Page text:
They have rejected Biden’s plan to forgive some student loan debt, saying that he exceeded his authority.

I have mixed feelings about this one.

I think Biden did exceed his authority. One man should not, with a stroke of the pen, be able to throw away hundreds of billions of dollars owed to the government of the USA. That should be the job of Congress. Biden’s claim to that authority was based on an overly broad interpretation of the HEROES Act.

Moreover, he made an end-run around the Constitution. Both houses of Congress voted to cancel Biden’s decision, but he had the power to veto their decision. Nevertheless, it is clear that Congress does not approve that forgiveness, and it should be their decision. Using this process, the President could declare any executive action he cared to, and no action of Congress could prevent him from doing so as long as he had enough votes in either house of Congress to avoid an override of his veto. This would mean that American policy would be made by a third of one house of Congress (plus one vote), since it takes 2/3 of both houses to override a veto. This is not the way laws should be made, and only the Supreme Court has the authority to settle that question, as they did.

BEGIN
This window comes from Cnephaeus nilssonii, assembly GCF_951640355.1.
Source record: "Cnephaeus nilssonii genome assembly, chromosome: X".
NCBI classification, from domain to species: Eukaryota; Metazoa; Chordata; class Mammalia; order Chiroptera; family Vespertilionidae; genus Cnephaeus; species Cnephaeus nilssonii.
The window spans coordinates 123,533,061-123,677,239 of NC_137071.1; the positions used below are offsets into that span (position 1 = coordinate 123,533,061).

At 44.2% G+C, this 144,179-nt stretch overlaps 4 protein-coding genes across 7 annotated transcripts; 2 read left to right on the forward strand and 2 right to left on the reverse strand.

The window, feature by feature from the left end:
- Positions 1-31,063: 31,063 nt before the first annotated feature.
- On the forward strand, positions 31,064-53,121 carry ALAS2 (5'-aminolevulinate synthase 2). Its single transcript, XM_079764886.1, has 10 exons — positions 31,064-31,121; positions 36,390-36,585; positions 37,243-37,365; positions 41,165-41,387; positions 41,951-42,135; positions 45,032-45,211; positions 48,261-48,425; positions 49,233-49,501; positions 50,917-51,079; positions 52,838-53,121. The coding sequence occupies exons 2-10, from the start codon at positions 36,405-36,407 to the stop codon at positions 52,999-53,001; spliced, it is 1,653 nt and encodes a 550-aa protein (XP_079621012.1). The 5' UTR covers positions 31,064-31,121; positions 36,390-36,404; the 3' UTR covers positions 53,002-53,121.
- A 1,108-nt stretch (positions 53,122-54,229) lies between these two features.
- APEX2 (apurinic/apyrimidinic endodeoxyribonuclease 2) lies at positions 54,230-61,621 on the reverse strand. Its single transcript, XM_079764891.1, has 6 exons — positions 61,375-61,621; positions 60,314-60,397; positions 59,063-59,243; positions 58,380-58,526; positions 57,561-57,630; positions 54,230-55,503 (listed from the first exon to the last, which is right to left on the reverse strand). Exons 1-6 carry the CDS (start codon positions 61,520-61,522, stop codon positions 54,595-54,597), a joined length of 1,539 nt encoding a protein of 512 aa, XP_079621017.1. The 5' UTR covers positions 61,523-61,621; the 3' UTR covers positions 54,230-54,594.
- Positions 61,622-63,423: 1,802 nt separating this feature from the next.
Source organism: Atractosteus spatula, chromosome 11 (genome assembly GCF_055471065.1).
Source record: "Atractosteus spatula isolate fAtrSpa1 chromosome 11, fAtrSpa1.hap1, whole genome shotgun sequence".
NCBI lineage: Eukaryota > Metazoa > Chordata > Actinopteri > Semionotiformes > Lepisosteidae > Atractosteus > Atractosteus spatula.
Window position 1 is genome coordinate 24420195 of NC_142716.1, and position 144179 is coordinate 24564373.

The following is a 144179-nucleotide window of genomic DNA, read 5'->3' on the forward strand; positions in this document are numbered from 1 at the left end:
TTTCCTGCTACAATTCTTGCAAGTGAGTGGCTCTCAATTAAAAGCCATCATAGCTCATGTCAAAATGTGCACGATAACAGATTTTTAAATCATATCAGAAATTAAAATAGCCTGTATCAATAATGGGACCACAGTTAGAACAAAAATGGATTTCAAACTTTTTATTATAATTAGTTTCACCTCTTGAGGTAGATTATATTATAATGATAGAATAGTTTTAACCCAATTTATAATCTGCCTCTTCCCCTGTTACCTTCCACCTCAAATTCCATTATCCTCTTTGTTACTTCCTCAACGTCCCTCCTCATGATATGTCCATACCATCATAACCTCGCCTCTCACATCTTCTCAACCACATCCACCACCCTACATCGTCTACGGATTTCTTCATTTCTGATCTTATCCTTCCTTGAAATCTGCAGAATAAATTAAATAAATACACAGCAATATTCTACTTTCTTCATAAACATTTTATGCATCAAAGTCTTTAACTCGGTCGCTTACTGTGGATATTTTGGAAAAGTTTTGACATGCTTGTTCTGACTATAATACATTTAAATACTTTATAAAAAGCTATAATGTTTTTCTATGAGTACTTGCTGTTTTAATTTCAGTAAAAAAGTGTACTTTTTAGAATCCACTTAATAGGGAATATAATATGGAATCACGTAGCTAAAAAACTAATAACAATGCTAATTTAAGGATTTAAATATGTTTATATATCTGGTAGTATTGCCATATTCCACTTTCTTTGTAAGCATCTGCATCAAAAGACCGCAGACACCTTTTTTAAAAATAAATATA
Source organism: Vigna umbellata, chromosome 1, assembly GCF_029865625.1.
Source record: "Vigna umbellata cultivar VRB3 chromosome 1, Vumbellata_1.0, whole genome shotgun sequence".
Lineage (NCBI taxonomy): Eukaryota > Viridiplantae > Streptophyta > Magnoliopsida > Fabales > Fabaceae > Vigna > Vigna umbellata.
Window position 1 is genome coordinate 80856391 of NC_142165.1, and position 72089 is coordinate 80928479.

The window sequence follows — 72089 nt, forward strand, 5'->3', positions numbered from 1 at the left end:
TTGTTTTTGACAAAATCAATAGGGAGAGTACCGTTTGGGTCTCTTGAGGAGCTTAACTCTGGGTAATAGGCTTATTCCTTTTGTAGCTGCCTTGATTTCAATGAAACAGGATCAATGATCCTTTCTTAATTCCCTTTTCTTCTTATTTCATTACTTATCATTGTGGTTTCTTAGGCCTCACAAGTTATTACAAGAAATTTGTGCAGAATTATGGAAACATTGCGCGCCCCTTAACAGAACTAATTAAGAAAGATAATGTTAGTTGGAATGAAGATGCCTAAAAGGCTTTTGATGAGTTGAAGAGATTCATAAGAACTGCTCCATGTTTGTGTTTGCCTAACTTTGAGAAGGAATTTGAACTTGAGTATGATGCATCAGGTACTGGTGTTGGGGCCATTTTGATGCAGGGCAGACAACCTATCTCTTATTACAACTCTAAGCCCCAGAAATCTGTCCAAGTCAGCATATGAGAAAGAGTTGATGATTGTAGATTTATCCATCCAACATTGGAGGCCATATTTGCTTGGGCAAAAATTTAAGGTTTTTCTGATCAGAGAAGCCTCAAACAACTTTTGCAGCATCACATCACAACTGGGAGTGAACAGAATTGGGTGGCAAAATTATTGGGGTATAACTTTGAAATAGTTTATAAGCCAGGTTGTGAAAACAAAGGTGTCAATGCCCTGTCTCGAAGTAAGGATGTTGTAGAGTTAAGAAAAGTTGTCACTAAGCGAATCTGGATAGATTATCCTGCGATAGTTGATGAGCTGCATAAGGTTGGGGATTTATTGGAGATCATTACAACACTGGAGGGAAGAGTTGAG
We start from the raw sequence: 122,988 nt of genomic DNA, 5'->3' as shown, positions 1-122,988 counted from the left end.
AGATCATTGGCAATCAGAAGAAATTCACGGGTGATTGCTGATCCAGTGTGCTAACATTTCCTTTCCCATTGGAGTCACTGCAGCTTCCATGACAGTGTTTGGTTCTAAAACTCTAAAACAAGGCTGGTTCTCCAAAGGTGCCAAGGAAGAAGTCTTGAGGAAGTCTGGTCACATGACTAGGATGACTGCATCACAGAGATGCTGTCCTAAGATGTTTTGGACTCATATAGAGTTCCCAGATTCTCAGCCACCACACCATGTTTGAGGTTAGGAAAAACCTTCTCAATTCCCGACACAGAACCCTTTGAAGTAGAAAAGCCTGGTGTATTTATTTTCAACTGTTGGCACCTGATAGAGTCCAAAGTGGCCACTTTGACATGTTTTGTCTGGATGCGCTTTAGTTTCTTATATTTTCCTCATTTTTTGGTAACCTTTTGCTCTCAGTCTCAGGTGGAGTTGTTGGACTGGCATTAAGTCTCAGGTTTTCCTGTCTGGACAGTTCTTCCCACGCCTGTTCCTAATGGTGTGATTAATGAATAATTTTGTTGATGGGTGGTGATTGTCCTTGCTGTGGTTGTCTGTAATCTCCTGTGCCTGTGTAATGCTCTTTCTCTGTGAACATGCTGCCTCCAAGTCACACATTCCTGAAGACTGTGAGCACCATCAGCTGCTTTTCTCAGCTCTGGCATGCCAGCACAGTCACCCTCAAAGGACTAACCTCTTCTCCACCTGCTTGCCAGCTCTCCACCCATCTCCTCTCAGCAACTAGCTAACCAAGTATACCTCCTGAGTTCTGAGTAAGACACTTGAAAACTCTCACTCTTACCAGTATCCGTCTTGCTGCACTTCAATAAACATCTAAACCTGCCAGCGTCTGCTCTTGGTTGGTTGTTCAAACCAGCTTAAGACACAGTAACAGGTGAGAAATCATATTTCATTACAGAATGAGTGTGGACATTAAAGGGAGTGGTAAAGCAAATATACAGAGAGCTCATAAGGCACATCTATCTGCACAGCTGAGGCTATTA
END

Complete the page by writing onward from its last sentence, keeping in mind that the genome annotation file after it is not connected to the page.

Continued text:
To illustrate: If Trump regains power, he might declare an end to Obamacare by executive action. Congress would likely bristle at this blatant usurpation of their authority, and reinstate it, but Trump would veto, and would need only 146 members of the House on his side to win the day (the House needs a 290-145 vote to override a veto). That would hold true even if his veto were overridden 100-0 in the Senate. As we know from experience, it would not be difficult for Trump to find 146 blind loyalists in the House. The only remedy would be to take the case to court, where the Supremes would rule (I presume) that the president had usurped the authority of Congress, precisely the same ruling they made in this case.

I think the court took a sensible position on the merits of the case.

Standing, on the other hand, is a separate matter. It seems to me that the plantiffs in this case really had no valid standing to sue, which was the (rejected) position of the administration’s lawyers.

I am neither a lawyer nor a constitutional scholar, but it seems to me that both sides had a case for plenty of legal nit-picking.

What about the policy itself? As a taxpayer, I found it ridiculous that a family making $249,000 a year should get relief on $10,000 in debt. Those suckers should have that much in their checking accounts, especially since they have not had to make a debt payment on that loan for the last several years! Perhaps some degree of debt relief is necessary, but if so, this particular scheme didn’t seem to be the solution.